Nehemiah 13:6. in all this time: there is no mention of "time" in the Heb., the reference is to what has been said in Nehemiah 13:4 f.—in the two and thirtieth year: 433 B.C. It is said in Nehemiah 5:14 that Nehemiah returned to Babylon in this year after twelve years' sojourn in Jerusalem, so that as it was in this same year that he returned again to Jerusalem, he could have been in Babylon only quite a short time, not more than a few months probably. The disquieting news regarding affairs in Jerusalem, which had evidently come to his ears, was the cause of his return here; we are not told how long he remained in Jerusalem.
Nehemiah 13:7. the evil that Eliashib had done: to the rigid legalistic mind of Nehemiah it seemed to be a profanation of the Temple for anyone not a strict Jew to dwell in one of "the courts of the house of God."
Nehemiah 13:9. they cleansed the chambers: viz. from the impurity which clung to them from the presence of a non-Jew. Yet Nehemiah's action must not be harshly judged, for the circumstances of the times demanded, from his point of view, drastic measures.
Nehemiah 13:10-14. The Levites, according to these verses, had not been properly supported; this must necessarily have resulted in the Temple worship being inadequately attended to, for in order to find support they had to go and work in the fields. Nehemiah rectifies this by appointing officers to see to the collection and proper distribution of tithe.
Nehemiah 13:15-22. The specific charges of Sabbath-breaking which Nehemiah brings are that Jews trod out the winepress, brought in corn, wine, grapes, and figs into Jerusalem and sold them there on the Sabbath day; also, that they bought fish and other wares from the men of Tyre. He recalls the fact that their fathers had done such things and had thereby brought evil upon succeeding generations (cf. Jeremiah 17:19-23). The method he adopts to prevent this lawlessness is to cause the city gates to be closed before dark on the eve of the Sabbath and not to be opened again until the Sabbath was over. The merchants try to circumvent this by remaining close to the walls with their wares and—as one is led to surmise—selling them to the people on the walls; Nehemiah threatens further coercive measures if this continues, so the merchants desist.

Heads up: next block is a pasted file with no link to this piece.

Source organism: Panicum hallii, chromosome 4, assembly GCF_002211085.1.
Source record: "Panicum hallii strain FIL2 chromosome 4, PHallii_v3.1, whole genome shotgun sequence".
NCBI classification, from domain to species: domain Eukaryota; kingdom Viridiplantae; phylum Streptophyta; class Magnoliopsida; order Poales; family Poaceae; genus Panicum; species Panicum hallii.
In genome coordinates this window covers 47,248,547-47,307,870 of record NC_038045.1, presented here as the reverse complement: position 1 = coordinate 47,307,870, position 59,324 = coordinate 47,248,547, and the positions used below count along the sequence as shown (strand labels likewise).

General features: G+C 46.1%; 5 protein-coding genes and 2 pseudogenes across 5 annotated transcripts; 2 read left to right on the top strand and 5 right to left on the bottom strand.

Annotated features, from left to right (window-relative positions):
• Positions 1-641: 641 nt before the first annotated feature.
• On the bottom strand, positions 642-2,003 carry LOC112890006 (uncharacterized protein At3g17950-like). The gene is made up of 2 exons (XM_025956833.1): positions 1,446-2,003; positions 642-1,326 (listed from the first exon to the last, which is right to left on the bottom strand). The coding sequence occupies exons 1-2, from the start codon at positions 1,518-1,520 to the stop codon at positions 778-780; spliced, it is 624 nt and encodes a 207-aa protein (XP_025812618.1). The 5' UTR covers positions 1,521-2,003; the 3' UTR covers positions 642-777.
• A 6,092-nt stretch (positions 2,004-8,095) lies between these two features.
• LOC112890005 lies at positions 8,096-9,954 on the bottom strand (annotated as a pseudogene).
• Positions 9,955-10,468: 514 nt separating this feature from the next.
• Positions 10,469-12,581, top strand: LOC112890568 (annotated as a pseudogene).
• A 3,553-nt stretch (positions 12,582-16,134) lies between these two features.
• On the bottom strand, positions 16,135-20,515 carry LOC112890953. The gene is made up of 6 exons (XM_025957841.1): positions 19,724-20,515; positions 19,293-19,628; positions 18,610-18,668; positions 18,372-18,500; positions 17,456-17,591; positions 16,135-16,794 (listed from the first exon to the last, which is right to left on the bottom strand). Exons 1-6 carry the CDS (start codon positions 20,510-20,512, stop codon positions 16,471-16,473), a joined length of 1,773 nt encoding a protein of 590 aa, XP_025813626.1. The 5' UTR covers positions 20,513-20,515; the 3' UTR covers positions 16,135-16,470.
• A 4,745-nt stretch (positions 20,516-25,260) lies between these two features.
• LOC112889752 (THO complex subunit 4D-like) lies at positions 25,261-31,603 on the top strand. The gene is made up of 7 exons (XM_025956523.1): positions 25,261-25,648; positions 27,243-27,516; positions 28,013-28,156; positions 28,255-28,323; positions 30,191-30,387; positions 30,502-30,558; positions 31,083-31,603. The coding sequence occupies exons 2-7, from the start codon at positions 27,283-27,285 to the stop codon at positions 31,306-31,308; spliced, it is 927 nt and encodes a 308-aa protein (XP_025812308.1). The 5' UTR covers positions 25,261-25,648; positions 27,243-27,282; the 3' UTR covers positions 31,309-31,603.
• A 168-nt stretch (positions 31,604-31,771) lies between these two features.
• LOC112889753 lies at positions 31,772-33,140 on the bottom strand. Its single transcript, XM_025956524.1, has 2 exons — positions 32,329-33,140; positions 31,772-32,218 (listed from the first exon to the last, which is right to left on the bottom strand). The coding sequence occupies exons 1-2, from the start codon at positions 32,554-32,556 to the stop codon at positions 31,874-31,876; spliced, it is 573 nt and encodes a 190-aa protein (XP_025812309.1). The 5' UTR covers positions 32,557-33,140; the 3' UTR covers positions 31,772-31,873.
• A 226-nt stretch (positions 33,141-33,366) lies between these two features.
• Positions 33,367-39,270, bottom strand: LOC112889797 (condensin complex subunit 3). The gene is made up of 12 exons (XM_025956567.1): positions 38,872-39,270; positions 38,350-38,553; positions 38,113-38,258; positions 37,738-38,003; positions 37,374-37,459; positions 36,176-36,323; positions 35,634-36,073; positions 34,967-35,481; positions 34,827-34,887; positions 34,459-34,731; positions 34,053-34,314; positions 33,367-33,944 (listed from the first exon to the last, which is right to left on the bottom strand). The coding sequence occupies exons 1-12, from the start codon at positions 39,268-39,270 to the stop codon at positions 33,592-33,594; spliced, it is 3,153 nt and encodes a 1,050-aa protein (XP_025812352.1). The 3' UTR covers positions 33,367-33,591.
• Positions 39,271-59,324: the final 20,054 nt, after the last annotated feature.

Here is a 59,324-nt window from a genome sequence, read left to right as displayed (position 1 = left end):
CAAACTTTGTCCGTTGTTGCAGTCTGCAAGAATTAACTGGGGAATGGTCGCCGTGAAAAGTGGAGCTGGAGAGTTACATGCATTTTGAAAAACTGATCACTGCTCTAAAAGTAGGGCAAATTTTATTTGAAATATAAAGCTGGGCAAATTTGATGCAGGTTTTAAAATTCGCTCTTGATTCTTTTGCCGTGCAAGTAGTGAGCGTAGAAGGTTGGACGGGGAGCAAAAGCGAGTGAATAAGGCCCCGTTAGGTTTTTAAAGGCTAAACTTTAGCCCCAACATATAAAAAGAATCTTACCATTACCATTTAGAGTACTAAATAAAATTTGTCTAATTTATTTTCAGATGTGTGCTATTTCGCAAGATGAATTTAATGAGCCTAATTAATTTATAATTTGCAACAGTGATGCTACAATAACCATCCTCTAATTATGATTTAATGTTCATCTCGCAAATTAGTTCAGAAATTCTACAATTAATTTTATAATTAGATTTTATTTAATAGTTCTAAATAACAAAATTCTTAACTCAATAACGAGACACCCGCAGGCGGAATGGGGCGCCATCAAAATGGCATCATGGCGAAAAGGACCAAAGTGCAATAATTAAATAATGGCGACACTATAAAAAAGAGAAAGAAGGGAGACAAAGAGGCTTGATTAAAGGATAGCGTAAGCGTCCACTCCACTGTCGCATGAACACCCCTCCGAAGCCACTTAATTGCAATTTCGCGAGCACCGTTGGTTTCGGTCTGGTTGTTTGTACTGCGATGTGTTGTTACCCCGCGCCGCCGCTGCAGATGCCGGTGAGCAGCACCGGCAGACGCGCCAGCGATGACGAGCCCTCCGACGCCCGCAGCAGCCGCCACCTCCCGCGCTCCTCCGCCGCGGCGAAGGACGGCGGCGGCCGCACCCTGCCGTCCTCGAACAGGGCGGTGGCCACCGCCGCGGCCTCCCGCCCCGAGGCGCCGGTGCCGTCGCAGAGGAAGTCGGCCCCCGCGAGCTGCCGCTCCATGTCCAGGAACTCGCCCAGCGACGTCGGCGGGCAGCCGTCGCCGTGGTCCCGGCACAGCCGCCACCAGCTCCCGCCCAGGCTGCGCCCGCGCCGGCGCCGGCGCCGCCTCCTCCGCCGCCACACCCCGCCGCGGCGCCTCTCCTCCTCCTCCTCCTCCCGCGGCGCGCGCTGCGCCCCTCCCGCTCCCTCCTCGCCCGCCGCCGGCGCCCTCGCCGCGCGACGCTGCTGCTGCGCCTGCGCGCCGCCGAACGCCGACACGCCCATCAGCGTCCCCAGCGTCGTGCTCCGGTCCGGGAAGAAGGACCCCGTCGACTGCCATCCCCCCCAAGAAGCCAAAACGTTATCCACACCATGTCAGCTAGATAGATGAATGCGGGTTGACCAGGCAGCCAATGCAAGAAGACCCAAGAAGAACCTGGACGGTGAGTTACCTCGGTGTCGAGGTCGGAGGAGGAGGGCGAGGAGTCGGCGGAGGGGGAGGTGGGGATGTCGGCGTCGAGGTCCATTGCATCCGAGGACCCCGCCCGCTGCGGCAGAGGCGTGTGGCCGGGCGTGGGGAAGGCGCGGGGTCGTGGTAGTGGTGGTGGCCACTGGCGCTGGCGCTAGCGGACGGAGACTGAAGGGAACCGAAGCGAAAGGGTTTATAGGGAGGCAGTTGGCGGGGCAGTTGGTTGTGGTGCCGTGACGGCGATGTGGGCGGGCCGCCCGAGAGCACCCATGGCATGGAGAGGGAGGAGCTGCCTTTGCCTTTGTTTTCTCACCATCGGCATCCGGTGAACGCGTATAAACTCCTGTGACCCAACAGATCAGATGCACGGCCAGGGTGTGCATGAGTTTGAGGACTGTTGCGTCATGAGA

Nehemiah 13:23-29. Another abuse which Nehemiah sets himself to rectify, viz. mixed marriages (cf. Nehemiah 9:2, Nehemiah 10:28; Nehemiah 10:30, Ezra 9:10).
Nehemiah 13:24. half: it is uncertain whether this refers to the children or to the language.—the speech of Ashdod: a dialect of Hebrew.—the Jews' language: i.e. Hebrew (cf. 2 Kings 18:26; 2 Kings 18:28, Isaiah 36:11; Isaiah 36:13, 2 Chronicles 32:18).
Nehemiah 13:26 f. This argumentative strain after Nehemiah's violence described in Nehemiah 13:25 sounds strange; these verses can hardly have come from the memoirs, but are more likely to have been added by the Chronicler.
Nehemiah 13:28. The most grievous part of this offence was that the family of the high priest had become contaminated by a foreign alliance (cf. Nehemiah 13:29).
Nehemiah 13:30 f. A brief summary of what has preceded; it is, however, incomplete, as there is no mention of what had been recounted in Nehemiah 13:15-22 about enforcing the observance of the Sabbath.
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Peake, Arthur. "Commentary on Nehemiah 13". "Arthur Peake's Commentary on the Bible ". https://www.studylight.org/
the Second Week after Epiphany